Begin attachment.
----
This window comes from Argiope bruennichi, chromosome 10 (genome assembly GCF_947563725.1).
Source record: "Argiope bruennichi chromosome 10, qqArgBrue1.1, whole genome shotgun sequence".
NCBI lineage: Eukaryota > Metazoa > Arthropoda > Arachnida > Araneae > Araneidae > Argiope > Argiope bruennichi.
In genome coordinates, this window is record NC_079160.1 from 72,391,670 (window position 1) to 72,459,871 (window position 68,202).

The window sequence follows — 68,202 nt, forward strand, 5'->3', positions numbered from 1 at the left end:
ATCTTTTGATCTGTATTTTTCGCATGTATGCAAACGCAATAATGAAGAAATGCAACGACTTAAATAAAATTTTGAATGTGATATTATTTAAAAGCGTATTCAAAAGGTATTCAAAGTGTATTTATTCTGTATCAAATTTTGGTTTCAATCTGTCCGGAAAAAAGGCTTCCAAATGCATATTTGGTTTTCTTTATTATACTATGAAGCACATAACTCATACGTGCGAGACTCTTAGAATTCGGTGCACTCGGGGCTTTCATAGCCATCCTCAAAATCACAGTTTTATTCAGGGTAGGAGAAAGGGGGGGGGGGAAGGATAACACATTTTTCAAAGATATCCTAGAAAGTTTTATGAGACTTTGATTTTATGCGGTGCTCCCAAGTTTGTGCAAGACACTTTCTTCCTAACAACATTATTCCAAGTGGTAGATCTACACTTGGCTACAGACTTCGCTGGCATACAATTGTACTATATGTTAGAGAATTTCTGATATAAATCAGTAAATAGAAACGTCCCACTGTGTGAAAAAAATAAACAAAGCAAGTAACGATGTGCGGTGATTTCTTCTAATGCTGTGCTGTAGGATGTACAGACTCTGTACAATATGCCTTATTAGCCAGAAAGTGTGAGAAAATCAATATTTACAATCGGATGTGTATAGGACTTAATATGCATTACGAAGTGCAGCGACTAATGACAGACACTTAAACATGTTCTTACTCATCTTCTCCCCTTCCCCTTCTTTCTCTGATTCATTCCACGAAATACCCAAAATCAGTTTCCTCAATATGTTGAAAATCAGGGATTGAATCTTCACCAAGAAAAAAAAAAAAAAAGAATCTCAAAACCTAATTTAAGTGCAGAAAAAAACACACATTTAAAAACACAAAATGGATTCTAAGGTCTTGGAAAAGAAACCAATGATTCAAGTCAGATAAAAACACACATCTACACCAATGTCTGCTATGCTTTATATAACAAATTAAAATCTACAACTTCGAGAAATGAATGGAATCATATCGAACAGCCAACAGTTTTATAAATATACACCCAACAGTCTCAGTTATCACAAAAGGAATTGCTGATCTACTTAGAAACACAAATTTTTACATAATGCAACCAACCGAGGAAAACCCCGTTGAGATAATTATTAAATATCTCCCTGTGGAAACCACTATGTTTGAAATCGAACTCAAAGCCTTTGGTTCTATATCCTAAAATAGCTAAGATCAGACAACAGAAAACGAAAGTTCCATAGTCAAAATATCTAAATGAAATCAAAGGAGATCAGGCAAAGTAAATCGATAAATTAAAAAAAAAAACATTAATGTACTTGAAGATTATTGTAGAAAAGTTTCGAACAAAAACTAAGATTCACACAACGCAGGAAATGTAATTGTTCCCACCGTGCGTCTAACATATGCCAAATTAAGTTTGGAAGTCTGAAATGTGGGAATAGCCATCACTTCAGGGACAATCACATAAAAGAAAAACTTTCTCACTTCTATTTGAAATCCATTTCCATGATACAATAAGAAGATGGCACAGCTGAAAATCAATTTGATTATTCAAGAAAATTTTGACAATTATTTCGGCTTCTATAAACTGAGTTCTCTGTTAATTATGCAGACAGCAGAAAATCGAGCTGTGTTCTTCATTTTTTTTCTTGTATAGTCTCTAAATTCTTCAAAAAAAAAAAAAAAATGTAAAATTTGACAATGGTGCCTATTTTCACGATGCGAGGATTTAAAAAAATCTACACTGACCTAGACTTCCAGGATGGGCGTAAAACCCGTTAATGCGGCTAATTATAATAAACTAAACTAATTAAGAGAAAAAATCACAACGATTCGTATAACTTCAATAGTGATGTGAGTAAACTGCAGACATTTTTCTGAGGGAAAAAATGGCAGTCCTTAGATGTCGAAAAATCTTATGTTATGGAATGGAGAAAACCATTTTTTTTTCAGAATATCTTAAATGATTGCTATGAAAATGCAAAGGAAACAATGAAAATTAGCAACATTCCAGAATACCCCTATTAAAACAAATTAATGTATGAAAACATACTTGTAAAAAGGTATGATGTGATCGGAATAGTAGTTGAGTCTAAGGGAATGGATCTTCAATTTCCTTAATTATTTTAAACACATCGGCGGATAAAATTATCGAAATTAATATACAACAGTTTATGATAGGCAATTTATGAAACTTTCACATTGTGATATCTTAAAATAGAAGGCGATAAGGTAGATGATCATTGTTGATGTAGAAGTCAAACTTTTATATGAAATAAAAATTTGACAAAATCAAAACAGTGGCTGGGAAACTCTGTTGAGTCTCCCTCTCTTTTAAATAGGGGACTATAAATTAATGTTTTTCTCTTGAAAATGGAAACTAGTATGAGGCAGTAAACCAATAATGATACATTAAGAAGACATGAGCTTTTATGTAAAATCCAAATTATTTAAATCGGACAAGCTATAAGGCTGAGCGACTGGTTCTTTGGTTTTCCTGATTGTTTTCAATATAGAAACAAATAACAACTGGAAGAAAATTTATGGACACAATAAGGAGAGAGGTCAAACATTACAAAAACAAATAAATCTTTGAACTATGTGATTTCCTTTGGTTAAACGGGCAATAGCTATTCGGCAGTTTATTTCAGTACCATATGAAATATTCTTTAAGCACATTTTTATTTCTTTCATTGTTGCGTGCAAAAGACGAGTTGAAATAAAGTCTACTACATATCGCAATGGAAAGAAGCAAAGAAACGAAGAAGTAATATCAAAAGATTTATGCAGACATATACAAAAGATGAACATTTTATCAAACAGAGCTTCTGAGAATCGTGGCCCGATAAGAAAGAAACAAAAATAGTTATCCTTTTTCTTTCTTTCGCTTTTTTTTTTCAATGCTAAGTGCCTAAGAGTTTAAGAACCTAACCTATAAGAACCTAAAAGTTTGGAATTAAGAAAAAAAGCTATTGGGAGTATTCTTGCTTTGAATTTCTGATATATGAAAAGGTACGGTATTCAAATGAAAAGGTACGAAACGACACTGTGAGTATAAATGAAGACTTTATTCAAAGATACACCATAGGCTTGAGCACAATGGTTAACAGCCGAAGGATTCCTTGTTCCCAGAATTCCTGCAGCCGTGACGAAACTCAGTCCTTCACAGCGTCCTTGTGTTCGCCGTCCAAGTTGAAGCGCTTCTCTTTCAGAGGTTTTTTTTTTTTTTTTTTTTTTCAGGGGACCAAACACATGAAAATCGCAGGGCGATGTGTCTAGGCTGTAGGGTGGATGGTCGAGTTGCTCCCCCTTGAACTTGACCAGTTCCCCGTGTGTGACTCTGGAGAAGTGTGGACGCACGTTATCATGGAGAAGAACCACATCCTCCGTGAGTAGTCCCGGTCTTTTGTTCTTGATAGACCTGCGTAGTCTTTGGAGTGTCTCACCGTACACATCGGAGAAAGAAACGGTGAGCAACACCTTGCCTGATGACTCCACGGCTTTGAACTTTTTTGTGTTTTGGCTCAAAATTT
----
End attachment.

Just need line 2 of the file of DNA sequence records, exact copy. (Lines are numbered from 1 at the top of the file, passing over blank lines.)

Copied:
Source record: "Argiope bruennichi chromosome 10, qqArgBrue1.1, whole genome shotgun sequence".